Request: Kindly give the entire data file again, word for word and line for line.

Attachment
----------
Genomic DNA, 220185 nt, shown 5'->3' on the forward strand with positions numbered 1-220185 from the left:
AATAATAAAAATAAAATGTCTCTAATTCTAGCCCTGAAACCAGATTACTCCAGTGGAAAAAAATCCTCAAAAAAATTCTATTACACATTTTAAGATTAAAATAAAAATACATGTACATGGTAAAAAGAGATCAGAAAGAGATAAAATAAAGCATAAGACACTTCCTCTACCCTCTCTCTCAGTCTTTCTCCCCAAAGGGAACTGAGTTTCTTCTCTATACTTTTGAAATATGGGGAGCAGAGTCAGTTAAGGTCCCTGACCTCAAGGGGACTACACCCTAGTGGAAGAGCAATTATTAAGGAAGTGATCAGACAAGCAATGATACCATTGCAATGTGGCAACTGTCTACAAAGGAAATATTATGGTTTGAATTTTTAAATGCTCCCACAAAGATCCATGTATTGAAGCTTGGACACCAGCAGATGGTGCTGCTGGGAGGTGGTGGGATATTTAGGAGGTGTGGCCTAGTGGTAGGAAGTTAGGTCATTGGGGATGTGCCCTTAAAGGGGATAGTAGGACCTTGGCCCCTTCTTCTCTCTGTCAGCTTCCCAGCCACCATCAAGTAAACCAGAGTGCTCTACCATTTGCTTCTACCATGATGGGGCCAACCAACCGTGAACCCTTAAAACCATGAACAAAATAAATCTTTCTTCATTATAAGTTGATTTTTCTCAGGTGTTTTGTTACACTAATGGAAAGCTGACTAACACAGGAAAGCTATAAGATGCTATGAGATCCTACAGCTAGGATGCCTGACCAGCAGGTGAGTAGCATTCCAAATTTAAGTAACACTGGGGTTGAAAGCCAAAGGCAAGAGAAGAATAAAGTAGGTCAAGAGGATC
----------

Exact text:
Genomic DNA, 220185 nt, shown 5'->3' on the forward strand with positions numbered 1-220185 from the left:
AATAATAAAAATAAAATGTCTCTAATTCTAGCCCTGAAACCAGATTACTCCAGTGGAAAAAAATCCTCAAAAAAATTCTATTACACATTTTAAGATTAAAATAAAAATACATGTACATGGTAAAAAGAGATCAGAAAGAGATAAAATAAAGCATAAGACACTTCCTCTACCCTCTCTCTCAGTCTTTCTCCCCAAAGGGAACTGAGTTTCTTCTCTATACTTTTGAAATATGGGGAGCAGAGTCAGTTAAGGTCCCTGACCTCAAGGGGACTACACCCTAGTGGAAGAGCAATTATTAAGGAAGTGATCAGACAAGCAATGATACCATTGCAATGTGGCAACTGTCTACAAAGGAAATATTATGGTTTGAATTTTTAAATGCTCCCACAAAGATCCATGTATTGAAGCTTGGACACCAGCAGATGGTGCTGCTGGGAGGTGGTGGGATATTTAGGAGGTGTGGCCTAGTGGTAGGAAGTTAGGTCATTGGGGATGTGCCCTTAAAGGGGATAGTAGGACCTTGGCCCCTTCTTCTCTCTGTCAGCTTCCCAGCCACCATCAAGTAAACCAGAGTGCTCTACCATTTGCTTCTACCATGATGGGGCCAACCAACCGTGAACCCTTAAAACCATGAACAAAATAAATCTTTCTTCATTATAAGTTGATTTTTCTCAGGTGTTTTGTTACACTAATGGAAAGCTGACTAACACAGGAAAGCTATAAGATGCTATGAGATCCTACAGCTAGGATGCCTGACCAGCAGGTGAGTAGCATTCCAAATTTAAGTAACACTGGGGTTGAAAGCCAAAGGCAAGAGAAGAATAAAGTAGGTCAAGAGGATC